not pretty.

I recently had one of those epic and bewildering days where nothing (nothing!) really seemed to go my way.

I didn’t (thank goodness) have a particularly ambitious agenda, and nothing really disastrous happened, so it’s not that things went terribly wrong – but they also didn’t go terribly right, and by day’s end, even I was tired of hearing my own voice uttering variations on the word “no.”

The (not very pretty) quesadillas you see here sum things up:

They were delicious, a hot, quick, and relatively nutritious lunch; but only my husband and I ate them. My kids wouldn’t touch them!

And the salsa fresca that I envisioned accompanying them? Mealy and watery, and somehow both tasteless and excessively garlicky all at once.

No tragedy. But an uphill battle all the way.

Still, by day’s end, there were sleeping children, wine, a delicious soup (which I forgot to photograph), and some long-overdue adult conversation.

Also, the promise of a better day tomorrow.

And this way of preparing black beans, which was the delightful discovery that would, on a normal day, have turned things around.

Slightly Redeeming Refried Beans

I come from a long line of women who can’t stand refried beans, but I love these, and they keep well, so a quick hot lunch can be had in the time it takes to heat a tortilla in a pan.

1/4c olive oil
1 large onion, finely chopped
4 cloves garlic, finely chopped
1 tbsp ground cumin
1 tbsp ground coriander
1 tsp smoked paprika (hot or mild)
pinch oregano
2 – 540mL cans black beans, drained and rinsed
1/2c – 1c chicken or vegetable broth

In a large, shallow saute pan, heat oil over medium heat. Add onion and saute until golden, 8-10 minutes. Reduce heat to medium-low and add garlic; saute another minute or so, then add cumin, coriander, paprika and oregano. Stir well. Add beans, then 1/2c broth, Simmer 5-8 minutes, or until beans are soft (I’d taste a bean at 5 minutes – personally I prefer them not too mushy). If they seems a little dry for your taste, add the remaining 1/2c of broth and cook until heated through.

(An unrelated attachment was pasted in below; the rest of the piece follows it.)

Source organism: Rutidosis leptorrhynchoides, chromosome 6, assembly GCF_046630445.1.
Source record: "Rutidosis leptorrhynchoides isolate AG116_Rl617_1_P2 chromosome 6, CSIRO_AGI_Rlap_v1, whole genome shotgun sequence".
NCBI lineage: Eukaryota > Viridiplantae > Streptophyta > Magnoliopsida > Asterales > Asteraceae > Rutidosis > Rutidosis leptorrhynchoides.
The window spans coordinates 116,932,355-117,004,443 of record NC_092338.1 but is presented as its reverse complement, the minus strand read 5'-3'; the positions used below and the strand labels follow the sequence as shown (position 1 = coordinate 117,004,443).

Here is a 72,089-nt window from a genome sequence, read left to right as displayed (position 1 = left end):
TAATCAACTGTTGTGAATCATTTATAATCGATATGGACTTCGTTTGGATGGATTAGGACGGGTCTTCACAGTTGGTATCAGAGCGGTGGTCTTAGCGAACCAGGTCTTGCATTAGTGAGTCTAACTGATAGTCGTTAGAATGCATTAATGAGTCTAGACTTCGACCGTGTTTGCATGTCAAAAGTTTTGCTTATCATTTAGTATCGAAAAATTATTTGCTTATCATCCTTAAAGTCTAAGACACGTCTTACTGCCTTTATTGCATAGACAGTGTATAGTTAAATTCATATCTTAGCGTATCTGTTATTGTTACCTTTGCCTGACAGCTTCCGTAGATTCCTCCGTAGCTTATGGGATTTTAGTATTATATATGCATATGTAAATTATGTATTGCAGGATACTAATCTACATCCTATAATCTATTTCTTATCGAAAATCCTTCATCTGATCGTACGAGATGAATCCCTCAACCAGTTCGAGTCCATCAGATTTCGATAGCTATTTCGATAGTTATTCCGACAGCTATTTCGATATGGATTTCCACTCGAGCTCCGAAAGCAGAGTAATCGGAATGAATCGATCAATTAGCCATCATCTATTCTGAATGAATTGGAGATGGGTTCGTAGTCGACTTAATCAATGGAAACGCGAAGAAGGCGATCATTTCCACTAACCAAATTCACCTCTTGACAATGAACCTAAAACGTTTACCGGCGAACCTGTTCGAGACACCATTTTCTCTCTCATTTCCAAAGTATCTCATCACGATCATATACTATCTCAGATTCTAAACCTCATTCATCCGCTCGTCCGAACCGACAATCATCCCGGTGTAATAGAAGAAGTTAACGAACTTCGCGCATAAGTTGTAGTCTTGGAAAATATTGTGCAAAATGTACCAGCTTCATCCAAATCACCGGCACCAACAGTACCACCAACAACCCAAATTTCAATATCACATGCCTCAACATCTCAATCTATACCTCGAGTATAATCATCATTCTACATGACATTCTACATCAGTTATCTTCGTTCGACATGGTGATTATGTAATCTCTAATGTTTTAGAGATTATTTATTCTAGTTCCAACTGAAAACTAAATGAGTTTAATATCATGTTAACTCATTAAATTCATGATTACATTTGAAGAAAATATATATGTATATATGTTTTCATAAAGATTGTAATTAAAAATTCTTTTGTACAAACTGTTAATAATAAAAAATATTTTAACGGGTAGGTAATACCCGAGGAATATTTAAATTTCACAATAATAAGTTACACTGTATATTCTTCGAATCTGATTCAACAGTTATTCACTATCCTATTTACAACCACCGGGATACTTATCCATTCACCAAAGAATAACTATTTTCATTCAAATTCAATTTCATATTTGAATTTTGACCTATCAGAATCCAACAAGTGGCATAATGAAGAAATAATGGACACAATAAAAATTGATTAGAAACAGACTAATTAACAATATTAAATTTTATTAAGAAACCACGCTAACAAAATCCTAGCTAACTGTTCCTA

Remove from heat, and mash as much or as little as you’d like (I used a potato masher).

Makes about 6 cups.


Promise me you won’t laugh out loud when I tell you that we don’t often have dessert in our house.

Of course, there are exceptions – when my mom comes to town and bakes us a pie, for example – but generally speaking, the sweet-treat-after-dinner thing is just not our thing.

This is partly because my children, who are very early risers, are usually bundled off to bed mere moments after putting down their forks, so feeding them sugar just prior to that seems a little counter-intuitive (if not slightly masochistic, from the parents’ perspective).

It’s also partly because I love desserts so much that I’d prefer to have them be the main event, rather than relegate them to the end of the meal, when everyone is already drowsy from the wine and a little full.

There is nothing I like more than having a cupcake or leftover piece of pie first thing in the morning, preferably with coffee (and cake in the afternoon is the perfect way to push through the glassy-eyed no-man’s-land that constitutes the hours between three and five o’clock).

The only trouble is, because I avoid making that kind of thing unless it is a special occasion, there is rarely a leftover slice of something yummy to be had in my house in the mornings.

And that, friends, is why I am such an avid fan of the breakfast cake. It is treaty enough that you can fool yourself into thinking that it’s an indulgence, and healthy enough that you can fool yourself into thinking you’re starting your day with something nutritious.